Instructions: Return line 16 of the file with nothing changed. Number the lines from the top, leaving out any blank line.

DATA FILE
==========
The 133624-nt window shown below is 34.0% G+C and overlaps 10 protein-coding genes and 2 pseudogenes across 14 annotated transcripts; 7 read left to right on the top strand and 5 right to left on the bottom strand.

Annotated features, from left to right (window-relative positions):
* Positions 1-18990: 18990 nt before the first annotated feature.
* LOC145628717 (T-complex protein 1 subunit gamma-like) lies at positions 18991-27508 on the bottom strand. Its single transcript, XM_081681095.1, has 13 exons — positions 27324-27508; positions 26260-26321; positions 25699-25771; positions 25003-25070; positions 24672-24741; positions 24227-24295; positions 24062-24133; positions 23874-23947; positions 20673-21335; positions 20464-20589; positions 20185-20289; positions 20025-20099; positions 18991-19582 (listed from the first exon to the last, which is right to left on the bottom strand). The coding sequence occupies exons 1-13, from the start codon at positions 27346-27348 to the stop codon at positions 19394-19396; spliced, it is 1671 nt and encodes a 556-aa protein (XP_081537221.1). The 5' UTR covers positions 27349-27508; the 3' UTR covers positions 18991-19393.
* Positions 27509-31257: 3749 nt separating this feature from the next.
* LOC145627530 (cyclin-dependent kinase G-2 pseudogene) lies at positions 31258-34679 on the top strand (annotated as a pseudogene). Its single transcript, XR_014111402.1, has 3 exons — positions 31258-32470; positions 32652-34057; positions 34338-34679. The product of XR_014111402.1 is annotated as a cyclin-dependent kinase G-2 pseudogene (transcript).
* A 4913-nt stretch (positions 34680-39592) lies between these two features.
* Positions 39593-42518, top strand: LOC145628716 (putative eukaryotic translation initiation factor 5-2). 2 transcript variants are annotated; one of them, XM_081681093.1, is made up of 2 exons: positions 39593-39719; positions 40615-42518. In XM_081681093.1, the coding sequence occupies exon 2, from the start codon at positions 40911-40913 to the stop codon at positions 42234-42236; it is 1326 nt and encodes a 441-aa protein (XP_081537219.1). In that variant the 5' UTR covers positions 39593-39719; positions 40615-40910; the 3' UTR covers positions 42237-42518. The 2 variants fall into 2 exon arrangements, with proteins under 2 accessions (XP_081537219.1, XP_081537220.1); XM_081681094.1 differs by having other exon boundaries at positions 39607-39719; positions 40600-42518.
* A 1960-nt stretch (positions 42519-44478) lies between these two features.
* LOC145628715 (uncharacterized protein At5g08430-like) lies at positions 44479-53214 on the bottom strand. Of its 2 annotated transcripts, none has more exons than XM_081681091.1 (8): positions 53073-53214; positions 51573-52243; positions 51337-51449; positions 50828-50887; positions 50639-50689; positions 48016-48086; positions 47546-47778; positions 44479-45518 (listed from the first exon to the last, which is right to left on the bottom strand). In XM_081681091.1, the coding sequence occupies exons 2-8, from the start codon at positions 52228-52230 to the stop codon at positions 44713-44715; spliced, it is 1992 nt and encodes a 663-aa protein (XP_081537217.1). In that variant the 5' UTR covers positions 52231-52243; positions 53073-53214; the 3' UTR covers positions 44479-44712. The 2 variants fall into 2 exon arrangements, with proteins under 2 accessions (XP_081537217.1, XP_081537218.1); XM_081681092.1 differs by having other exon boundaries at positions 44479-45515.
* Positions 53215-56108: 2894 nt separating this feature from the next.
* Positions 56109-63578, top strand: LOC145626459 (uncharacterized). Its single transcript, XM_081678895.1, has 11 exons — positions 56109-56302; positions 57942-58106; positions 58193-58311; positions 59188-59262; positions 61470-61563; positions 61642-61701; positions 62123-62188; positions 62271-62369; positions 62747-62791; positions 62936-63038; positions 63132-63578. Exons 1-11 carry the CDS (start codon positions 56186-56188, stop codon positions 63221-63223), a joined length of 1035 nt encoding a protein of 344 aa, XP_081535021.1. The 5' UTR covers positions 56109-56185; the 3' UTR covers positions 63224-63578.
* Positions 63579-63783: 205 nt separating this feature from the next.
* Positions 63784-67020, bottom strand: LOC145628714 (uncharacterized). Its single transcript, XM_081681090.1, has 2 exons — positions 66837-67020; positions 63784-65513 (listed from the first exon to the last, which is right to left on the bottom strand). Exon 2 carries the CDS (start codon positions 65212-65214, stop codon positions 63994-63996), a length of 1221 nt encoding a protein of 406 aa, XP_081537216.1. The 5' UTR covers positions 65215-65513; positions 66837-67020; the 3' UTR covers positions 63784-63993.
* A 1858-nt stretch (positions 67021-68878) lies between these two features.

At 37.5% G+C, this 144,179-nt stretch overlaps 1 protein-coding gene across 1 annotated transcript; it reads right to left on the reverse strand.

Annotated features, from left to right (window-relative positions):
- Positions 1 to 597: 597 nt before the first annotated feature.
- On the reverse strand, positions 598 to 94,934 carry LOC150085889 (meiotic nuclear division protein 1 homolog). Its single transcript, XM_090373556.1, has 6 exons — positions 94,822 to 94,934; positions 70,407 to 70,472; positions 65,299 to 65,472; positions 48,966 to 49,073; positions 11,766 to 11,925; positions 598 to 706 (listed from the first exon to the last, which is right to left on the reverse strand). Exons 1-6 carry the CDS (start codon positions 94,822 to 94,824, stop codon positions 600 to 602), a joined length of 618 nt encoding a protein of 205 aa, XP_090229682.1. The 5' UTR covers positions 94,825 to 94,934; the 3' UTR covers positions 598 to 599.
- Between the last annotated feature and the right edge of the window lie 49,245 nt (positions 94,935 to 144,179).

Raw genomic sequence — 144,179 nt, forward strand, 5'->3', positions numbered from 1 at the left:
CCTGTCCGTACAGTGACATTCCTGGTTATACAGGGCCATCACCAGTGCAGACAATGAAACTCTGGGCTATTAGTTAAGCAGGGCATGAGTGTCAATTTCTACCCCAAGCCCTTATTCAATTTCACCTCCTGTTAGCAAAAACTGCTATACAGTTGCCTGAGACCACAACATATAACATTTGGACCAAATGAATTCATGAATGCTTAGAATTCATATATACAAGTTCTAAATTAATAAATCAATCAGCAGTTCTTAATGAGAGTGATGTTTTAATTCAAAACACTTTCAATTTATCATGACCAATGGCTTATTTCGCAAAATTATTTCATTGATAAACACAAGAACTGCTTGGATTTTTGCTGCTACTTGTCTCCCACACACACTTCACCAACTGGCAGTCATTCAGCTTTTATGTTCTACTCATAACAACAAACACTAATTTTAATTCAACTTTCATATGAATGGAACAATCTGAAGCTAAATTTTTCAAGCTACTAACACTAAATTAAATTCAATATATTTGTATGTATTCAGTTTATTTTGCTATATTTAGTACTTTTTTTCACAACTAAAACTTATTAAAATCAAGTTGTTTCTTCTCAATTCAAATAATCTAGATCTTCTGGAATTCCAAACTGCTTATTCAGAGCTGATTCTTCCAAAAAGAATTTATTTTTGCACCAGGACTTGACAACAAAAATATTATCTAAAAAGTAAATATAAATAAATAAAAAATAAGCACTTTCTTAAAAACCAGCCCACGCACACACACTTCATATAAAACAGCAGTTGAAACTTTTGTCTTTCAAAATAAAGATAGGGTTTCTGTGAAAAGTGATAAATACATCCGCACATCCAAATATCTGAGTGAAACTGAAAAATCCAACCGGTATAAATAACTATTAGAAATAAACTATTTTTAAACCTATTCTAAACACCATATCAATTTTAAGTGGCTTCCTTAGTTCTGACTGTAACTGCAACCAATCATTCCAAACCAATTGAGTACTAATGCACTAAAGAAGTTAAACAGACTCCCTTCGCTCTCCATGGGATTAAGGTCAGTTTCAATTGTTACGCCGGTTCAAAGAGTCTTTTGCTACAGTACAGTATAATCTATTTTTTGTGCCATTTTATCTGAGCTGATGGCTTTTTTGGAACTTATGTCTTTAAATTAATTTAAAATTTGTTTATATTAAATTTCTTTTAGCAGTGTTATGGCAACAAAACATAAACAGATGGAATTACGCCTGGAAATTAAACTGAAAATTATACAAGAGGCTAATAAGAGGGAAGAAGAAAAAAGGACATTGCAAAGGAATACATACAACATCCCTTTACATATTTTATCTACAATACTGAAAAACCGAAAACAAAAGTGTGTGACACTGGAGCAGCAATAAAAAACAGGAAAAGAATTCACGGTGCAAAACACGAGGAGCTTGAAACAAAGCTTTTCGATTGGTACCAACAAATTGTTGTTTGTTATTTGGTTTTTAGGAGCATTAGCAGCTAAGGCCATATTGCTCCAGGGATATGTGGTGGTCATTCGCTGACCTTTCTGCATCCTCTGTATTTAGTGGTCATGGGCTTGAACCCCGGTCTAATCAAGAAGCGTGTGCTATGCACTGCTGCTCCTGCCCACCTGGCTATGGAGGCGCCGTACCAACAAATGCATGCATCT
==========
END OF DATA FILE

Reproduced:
At 37.5% G+C, this 144,179-nt stretch overlaps 1 protein-coding gene across 1 annotated transcript; it reads right to left on the reverse strand.